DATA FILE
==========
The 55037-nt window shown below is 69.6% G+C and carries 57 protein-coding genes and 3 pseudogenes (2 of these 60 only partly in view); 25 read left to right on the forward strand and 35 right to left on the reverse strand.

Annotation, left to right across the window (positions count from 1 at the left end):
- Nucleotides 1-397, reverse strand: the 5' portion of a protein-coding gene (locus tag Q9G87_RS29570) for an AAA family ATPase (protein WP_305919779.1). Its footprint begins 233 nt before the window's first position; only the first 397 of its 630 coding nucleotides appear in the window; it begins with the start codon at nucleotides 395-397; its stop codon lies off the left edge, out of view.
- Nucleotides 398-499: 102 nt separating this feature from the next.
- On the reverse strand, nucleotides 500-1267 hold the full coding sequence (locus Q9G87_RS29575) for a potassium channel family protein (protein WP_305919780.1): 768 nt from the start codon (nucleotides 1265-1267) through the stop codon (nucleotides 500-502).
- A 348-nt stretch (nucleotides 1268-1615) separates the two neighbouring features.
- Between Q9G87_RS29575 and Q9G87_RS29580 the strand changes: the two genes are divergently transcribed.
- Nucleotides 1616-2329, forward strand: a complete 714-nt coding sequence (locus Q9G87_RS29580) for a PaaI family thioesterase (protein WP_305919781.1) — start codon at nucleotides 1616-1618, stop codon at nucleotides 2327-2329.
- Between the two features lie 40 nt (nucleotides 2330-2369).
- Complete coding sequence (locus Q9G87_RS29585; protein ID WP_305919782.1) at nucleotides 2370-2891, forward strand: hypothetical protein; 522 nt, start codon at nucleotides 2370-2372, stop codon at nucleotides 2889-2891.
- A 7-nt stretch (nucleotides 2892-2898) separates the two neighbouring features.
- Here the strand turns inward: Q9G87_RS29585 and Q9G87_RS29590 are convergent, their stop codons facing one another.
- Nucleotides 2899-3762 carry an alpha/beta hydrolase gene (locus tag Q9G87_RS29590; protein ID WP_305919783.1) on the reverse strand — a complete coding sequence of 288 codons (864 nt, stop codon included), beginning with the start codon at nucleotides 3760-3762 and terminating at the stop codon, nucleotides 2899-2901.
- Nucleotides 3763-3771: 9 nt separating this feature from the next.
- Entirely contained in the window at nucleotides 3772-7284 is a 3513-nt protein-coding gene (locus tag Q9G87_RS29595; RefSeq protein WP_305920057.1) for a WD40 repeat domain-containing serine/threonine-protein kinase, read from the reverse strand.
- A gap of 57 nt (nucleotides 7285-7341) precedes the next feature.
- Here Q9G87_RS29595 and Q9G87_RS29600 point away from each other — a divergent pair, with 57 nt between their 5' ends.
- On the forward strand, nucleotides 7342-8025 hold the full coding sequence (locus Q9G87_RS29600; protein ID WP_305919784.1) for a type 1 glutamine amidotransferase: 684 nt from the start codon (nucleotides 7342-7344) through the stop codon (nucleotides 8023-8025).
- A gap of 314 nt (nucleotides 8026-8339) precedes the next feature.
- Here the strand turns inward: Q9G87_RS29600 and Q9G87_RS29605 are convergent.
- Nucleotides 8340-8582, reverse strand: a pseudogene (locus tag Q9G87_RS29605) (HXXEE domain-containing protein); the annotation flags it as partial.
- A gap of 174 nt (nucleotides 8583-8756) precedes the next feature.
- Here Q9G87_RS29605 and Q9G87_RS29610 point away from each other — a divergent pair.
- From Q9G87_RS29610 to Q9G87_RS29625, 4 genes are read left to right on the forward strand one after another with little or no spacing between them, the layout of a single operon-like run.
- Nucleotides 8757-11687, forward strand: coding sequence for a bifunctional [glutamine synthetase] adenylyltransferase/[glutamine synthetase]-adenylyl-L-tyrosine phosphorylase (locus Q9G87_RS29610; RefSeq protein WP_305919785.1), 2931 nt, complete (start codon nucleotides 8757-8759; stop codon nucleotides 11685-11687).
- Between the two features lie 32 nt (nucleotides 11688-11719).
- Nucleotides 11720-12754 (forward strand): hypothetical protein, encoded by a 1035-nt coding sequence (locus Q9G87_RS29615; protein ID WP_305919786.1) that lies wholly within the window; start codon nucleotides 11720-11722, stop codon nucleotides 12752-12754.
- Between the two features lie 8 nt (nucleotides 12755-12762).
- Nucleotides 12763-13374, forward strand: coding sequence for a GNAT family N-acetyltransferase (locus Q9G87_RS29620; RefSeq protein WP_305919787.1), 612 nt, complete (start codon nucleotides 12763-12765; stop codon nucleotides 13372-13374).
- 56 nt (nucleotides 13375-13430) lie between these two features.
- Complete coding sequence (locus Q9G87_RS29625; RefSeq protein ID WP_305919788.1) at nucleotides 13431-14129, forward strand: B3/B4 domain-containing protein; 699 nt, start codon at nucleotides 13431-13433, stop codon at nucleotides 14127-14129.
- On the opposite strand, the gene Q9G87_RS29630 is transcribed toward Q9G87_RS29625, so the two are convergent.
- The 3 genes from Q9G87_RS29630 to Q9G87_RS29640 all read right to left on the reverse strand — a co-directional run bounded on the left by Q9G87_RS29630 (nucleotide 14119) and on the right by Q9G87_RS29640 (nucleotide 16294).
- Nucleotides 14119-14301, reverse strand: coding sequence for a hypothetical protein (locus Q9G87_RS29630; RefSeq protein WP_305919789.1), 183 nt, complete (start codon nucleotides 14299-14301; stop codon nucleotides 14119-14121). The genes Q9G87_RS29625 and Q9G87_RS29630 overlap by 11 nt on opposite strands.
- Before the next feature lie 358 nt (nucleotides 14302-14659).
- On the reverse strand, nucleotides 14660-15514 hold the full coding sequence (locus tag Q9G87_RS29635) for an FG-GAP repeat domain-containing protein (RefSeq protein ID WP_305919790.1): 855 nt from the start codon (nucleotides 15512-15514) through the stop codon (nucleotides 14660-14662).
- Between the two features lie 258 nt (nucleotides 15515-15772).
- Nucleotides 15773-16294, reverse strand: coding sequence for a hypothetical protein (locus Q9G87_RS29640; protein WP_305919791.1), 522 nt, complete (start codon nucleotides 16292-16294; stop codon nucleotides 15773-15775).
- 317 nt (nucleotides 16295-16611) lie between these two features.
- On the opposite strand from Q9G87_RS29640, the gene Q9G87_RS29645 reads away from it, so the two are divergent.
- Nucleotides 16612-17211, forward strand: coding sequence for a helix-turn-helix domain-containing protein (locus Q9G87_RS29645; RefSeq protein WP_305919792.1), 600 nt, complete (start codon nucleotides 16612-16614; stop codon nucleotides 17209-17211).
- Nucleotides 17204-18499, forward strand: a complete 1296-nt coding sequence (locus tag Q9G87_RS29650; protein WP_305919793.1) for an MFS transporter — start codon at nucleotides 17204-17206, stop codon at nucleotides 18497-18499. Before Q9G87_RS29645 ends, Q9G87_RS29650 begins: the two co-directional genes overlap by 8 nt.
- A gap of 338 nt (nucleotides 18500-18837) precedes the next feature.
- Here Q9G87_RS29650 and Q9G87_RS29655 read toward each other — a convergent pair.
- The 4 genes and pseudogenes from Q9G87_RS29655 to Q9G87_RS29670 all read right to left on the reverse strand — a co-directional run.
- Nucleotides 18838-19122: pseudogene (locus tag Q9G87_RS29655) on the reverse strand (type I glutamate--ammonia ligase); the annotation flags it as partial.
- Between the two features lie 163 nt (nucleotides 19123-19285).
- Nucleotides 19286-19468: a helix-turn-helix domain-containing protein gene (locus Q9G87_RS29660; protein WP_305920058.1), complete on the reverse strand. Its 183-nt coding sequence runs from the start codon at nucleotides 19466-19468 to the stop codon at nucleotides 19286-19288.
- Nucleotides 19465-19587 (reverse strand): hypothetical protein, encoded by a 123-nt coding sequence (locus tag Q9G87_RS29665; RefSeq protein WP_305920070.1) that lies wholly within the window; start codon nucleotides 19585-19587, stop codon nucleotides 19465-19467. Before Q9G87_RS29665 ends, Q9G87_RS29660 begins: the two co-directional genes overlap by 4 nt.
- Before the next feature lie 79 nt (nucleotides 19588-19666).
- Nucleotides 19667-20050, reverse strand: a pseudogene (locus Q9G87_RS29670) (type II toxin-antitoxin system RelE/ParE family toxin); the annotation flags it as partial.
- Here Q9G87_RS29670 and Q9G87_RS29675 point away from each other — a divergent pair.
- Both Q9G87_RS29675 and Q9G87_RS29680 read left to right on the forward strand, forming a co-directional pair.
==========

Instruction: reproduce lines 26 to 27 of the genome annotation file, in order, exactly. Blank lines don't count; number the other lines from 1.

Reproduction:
- Between the two features lie 32 nt (nucleotides 11688-11719).
- Nucleotides 11720-12754 (forward strand): hypothetical protein, encoded by a 1035-nt coding sequence (locus Q9G87_RS29615; protein ID WP_305919786.1) that lies wholly within the window; start codon nucleotides 11720-11722, stop codon nucleotides 12752-12754.